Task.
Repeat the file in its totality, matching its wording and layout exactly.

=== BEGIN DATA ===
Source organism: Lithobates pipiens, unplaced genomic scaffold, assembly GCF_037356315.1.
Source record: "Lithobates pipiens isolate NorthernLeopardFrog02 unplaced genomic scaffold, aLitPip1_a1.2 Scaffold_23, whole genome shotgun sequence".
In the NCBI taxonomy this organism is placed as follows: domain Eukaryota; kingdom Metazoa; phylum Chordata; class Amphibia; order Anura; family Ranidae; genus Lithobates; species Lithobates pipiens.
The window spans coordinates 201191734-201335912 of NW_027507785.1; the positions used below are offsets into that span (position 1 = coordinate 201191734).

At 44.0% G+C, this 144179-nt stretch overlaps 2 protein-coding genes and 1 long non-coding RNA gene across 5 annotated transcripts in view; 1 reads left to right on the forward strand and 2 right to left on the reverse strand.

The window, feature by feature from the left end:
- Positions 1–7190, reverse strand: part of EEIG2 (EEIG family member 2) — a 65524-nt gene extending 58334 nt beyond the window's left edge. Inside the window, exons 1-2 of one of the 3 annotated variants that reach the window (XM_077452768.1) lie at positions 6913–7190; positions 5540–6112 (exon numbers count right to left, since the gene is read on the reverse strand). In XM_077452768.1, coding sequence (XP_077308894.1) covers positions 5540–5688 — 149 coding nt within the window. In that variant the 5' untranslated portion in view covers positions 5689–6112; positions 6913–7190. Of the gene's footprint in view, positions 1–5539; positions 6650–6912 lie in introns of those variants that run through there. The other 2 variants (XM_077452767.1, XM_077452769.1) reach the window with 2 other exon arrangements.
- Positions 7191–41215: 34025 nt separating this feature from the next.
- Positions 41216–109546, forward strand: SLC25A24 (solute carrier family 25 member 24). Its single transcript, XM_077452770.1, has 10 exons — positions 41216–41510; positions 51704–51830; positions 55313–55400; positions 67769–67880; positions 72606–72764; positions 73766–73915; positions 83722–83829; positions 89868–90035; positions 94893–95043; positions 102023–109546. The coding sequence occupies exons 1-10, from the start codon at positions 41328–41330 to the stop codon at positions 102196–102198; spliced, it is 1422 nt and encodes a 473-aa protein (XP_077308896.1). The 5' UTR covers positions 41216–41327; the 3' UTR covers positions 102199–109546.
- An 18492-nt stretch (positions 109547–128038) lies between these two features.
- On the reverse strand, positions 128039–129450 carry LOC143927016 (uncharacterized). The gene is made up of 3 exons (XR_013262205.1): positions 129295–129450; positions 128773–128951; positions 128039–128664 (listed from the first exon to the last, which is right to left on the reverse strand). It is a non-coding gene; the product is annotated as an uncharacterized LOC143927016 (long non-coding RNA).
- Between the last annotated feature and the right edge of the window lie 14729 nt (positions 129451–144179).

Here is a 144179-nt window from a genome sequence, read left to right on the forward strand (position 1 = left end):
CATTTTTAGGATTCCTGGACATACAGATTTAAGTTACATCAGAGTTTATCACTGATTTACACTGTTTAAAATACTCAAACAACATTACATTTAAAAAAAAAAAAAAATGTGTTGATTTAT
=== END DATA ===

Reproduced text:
Source organism: Lithobates pipiens, unplaced genomic scaffold, assembly GCF_037356315.1.
Source record: "Lithobates pipiens isolate NorthernLeopardFrog02 unplaced genomic scaffold, aLitPip1_a1.2 Scaffold_23, whole genome shotgun sequence".
In the NCBI taxonomy this organism is placed as follows: domain Eukaryota; kingdom Metazoa; phylum Chordata; class Amphibia; order Anura; family Ranidae; genus Lithobates; species Lithobates pipiens.
The window spans coordinates 201191734-201335912 of NW_027507785.1; the positions used below are offsets into that span (position 1 = coordinate 201191734).

At 44.0% G+C, this 144179-nt stretch overlaps 2 protein-coding genes and 1 long non-coding RNA gene across 5 annotated transcripts in view; 1 reads left to right on the forward strand and 2 right to left on the reverse strand.

The window, feature by feature from the left end:
- Positions 1–7190, reverse strand: part of EEIG2 (EEIG family member 2) — a 65524-nt gene extending 58334 nt beyond the window's left edge. Inside the window, exons 1-2 of one of the 3 annotated variants that reach the window (XM_077452768.1) lie at positions 6913–7190; positions 5540–6112 (exon numbers count right to left, since the gene is read on the reverse strand). In XM_077452768.1, coding sequence (XP_077308894.1) covers positions 5540–5688 — 149 coding nt within the window. In that variant the 5' untranslated portion in view covers positions 5689–6112; positions 6913–7190. Of the gene's footprint in view, positions 1–5539; positions 6650–6912 lie in introns of those variants that run through there. The other 2 variants (XM_077452767.1, XM_077452769.1) reach the window with 2 other exon arrangements.
- Positions 7191–41215: 34025 nt separating this feature from the next.
- Positions 41216–109546, forward strand: SLC25A24 (solute carrier family 25 member 24). Its single transcript, XM_077452770.1, has 10 exons — positions 41216–41510; positions 51704–51830; positions 55313–55400; positions 67769–67880; positions 72606–72764; positions 73766–73915; positions 83722–83829; positions 89868–90035; positions 94893–95043; positions 102023–109546. The coding sequence occupies exons 1-10, from the start codon at positions 41328–41330 to the stop codon at positions 102196–102198; spliced, it is 1422 nt and encodes a 473-aa protein (XP_077308896.1). The 5' UTR covers positions 41216–41327; the 3' UTR covers positions 102199–109546.
- An 18492-nt stretch (positions 109547–128038) lies between these two features.
- On the reverse strand, positions 128039–129450 carry LOC143927016 (uncharacterized). The gene is made up of 3 exons (XR_013262205.1): positions 129295–129450; positions 128773–128951; positions 128039–128664 (listed from the first exon to the last, which is right to left on the reverse strand). It is a non-coding gene; the product is annotated as an uncharacterized LOC143927016 (long non-coding RNA).
- Between the last annotated feature and the right edge of the window lie 14729 nt (positions 129451–144179).

Here is a 144179-nt window from a genome sequence, read left to right on the forward strand (position 1 = left end):
CATTTTTAGGATTCCTGGACATACAGATTTAAGTTACATCAGAGTTTATCACTGATTTACACTGTTTAAAATACTCAAACAACATTACATTTAAAAAAAAAAAAAAATGTGTTGATTTAT